This past month I had the exciting opportunity to lead a project with Femmecubator’s team of volunteer UX Designers. Femmecubator is a community that emboldens and supports women of color who are transitioning into the tech industry by providing them mentorship opportunities and resources.
The organization is currently working on building a mentor matching platform and has become lost in feature creep. I joined the company to help design their Account/Profile Settings page and Onboarding process. I ended up helping pair down their product to the core MVP features so they can begin user testing and have a working product by the end of the year.
While I had my hands on a couple of parts of the platform this case study is about the design process for their Account/Profile Settings Page.
Here’s the problem
How might we provide a page that allows users to easily and efficiently customize their account settings and profile information?
We worked in Agile and Lean UX
Femmecubator’s UX Design team consisted of 3 Volunteer Designers and a Lead Designer. Each designer led the design of a section of the web application and then reported back to the Lead Designer. I, as a Volunteer Designer, led the Profile/Account Settings and Onboarding process.
Originally the process was simple. Conduct competitive analysis, study the user insights we’ve already collected, consider user scenarios, prioritize features, sketch out some ideas, design critiques, create the final mockup for the Developers to build out, and then test. We worked in a Lean UX Process so at each step we had the Design and Dev team involved for quick feedback.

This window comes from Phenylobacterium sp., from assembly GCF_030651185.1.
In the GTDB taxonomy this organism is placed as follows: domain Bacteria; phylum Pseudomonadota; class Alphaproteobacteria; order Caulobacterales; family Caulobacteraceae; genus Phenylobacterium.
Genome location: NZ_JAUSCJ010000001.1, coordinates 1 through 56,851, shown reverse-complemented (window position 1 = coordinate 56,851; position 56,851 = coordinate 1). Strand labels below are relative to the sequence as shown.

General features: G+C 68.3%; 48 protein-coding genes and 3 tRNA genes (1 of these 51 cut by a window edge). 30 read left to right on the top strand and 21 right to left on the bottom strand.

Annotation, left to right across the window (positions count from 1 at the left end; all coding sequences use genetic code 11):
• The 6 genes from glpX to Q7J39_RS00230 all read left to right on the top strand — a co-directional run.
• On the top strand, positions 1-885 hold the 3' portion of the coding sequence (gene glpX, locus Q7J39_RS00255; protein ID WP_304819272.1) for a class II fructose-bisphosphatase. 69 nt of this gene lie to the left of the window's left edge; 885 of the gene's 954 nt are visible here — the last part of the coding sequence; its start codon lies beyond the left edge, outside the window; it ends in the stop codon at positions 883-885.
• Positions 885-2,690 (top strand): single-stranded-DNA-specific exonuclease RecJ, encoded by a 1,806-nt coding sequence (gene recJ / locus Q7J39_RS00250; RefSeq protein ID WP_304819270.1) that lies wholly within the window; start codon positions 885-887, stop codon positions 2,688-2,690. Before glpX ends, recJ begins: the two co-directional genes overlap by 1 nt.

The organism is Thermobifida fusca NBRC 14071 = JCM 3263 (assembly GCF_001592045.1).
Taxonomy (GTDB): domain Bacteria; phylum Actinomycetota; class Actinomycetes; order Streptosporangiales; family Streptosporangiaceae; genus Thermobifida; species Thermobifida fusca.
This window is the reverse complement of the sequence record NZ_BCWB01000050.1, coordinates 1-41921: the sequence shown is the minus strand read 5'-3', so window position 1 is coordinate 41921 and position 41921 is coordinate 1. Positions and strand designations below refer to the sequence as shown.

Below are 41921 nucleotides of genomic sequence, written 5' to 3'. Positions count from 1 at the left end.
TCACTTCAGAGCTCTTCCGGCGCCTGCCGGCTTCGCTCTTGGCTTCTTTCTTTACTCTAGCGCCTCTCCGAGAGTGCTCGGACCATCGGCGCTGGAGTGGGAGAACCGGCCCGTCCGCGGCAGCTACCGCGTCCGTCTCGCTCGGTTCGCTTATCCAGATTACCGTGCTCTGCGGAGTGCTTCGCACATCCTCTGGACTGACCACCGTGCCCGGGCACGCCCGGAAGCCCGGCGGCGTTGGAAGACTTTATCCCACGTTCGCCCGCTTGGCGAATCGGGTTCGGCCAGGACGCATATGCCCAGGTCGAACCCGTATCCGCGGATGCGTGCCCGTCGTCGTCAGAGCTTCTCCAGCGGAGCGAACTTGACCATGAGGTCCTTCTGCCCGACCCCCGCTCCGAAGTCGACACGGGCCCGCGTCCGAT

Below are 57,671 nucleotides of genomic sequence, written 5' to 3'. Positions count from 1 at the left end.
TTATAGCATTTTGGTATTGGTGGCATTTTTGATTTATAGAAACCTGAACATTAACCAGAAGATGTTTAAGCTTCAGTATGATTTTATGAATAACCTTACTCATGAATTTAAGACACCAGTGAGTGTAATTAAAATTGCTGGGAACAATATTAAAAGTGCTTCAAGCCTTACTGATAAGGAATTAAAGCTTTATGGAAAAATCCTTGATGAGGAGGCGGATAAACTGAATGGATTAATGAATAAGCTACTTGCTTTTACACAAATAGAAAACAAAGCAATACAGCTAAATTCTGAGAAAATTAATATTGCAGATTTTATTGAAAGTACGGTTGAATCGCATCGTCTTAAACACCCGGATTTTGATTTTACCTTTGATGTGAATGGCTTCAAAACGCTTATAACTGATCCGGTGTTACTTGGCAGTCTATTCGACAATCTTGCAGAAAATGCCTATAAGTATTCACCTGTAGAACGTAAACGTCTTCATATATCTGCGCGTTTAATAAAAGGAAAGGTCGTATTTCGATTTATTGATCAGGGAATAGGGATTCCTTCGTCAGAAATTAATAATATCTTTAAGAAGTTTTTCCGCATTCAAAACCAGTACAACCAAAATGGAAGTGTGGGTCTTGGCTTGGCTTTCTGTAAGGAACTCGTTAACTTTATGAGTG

Unfortunately, and fortunately, the process was interrupted by a major pivot. But first here is how far I got before the interruption.
The Competitive Analysis
I chose to look at the account pages of Linkedin, Dribbble, Upwork, and Dev.to to understand how our competitors and other companies in the industry approach the organization of their settings information. Our team wanted a simple yet functional design that allowed users to easily access their account settings and information without any excess features.
Linkedin made me realize that our profile information does not need to live in our settings. Instead, it could be easily editable from the user’s profile view. We eventually chose to go with a similar solution.
Dribbble, Upwork, and Dev.to all provided great examples of how to display information in a simplistic way that did not distract from the functionality of the page.
I then chose to also take a look at some companies outside of our industry that had similar basic functions to our web app.
Pinterest was fun to look at and gave us some insights on how to ask for sensitive information like gender identification.
ZocDoc did not provide much new information for organizing the account settings, however, it was one of the inspirations that sparked the interruption. More on that to come. ;)
3 User scenarios for the Account Settings
When creating sketches for the Account Settings page I thought about how and why the user would access these pages. The account settings wouldn’t be accessed immediately after signing up for an account. They are usually accessed after the user has engaged with the platform for some time and want to change their settings to customize the user experience of the platform.